Traditional Poster Round
Context: : Emergency resternotomy (ERS) is a high-risk, low-frequency procedure which can directly impact on survival, and for which skills training is essential and mandated1, 2. Simulation fidelity affects participants’ engagement and is crucial for learning and training. We therefore aimed to develop a chest opening skills trainer in order to improve learning through improved overall fidelity and technical aspects of ERS training.
Description: : An innovative ERS skills trainer prototype COSTA (Chest Opening Skills Trainer) was developed by the Simulated interPRofessional Team Training (SPRinT) programme team members in partnership with a medical model manufacturer. The skills trainer has reinforced silicone skin with a pre-made incision allowing high fidelity, layered suturing and repeated use. The sternum has pre-made holes for wire closure and a patented sternal resistance mechanism providing an authentic tactile experience on reopening. In situ endotracheal tube and central line allow ventilation and infusion of fluids and medications, and its silicone heart has accurate external anatomy. COSTA was tested against the ERS mannequin normally used at a one-day national Cardiac Advanced Life Support (CALS) course provided by Royal Brompton and Harefield NHS Foundation Trust. All participants either performed or observed an ERS on both models and then completed a questionnaire on quality and realism of the new skills trainer.
Observation/Evaluation: : 11 participants (4 nurses and 7 doctors) including 1 cardiothoracic surgery fellow and 1 anaesthetic consultant participated on the course. In terms of previous real ERS experience, 4 had never performed it, 5 performed it 1-3 times, and 2 performed it more than 5 times. Compared to the CALS mannequin, the COSTA offered better realism, ease of use, skin incision opening and sternal retractor placement (table 1). Sternal aperture width was considered better by 50% of participants (table 1). Median level of agreement of participants in relation to face validity (statements 1 to 3) and content validity of the COSTA (statements 4 & 5), and improved technical skills and confidence to manage future events was above 70% (table 2). Feedback from surgeon was that “…lasted well despite being re-sutured and reused. Better than the last one! … I was surprised. Sutures are normally embedded deep in tissue, (it) felt like cutting through layers”.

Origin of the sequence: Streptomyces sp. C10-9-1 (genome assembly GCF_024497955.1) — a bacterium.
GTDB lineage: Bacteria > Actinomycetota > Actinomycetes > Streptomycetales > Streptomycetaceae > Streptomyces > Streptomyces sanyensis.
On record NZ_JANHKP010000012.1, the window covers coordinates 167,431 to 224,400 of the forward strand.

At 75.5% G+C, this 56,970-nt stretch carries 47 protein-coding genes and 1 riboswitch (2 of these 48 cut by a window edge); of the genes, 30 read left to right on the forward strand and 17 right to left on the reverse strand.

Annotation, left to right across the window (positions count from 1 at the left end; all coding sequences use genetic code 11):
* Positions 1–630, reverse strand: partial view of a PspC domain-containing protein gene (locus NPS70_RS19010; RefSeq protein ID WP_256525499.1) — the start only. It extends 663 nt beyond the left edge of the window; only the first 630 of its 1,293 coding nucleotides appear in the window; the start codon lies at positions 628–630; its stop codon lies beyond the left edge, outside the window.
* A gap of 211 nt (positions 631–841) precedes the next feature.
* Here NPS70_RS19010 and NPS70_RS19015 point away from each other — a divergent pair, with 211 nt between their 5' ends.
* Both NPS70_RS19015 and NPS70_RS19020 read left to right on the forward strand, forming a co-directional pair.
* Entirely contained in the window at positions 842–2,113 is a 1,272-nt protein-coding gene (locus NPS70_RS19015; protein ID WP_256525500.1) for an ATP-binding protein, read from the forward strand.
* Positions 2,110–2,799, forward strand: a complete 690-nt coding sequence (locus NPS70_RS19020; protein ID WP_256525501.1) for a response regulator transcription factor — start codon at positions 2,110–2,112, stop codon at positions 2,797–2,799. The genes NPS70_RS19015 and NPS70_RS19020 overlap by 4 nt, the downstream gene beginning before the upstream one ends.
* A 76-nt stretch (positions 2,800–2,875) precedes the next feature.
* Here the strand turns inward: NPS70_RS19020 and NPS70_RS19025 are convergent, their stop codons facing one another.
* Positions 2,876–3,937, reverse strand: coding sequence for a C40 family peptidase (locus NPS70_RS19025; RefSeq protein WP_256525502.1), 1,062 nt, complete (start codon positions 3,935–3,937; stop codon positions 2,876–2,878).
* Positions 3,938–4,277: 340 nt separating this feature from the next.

Discussion: : The COSTA prototype was highly rated by CALS course participants. It provided better face and content validity, technical aspects for the procedure and ease of use compared to the current CALS mannequin. We believe that this model is the first in the world to provide a realistic effective tool for cardiothoracic team training and incorporating this model into future ERS courses could help improve learning in this life-saving procedure. Future studies are needed to investigate construct validity.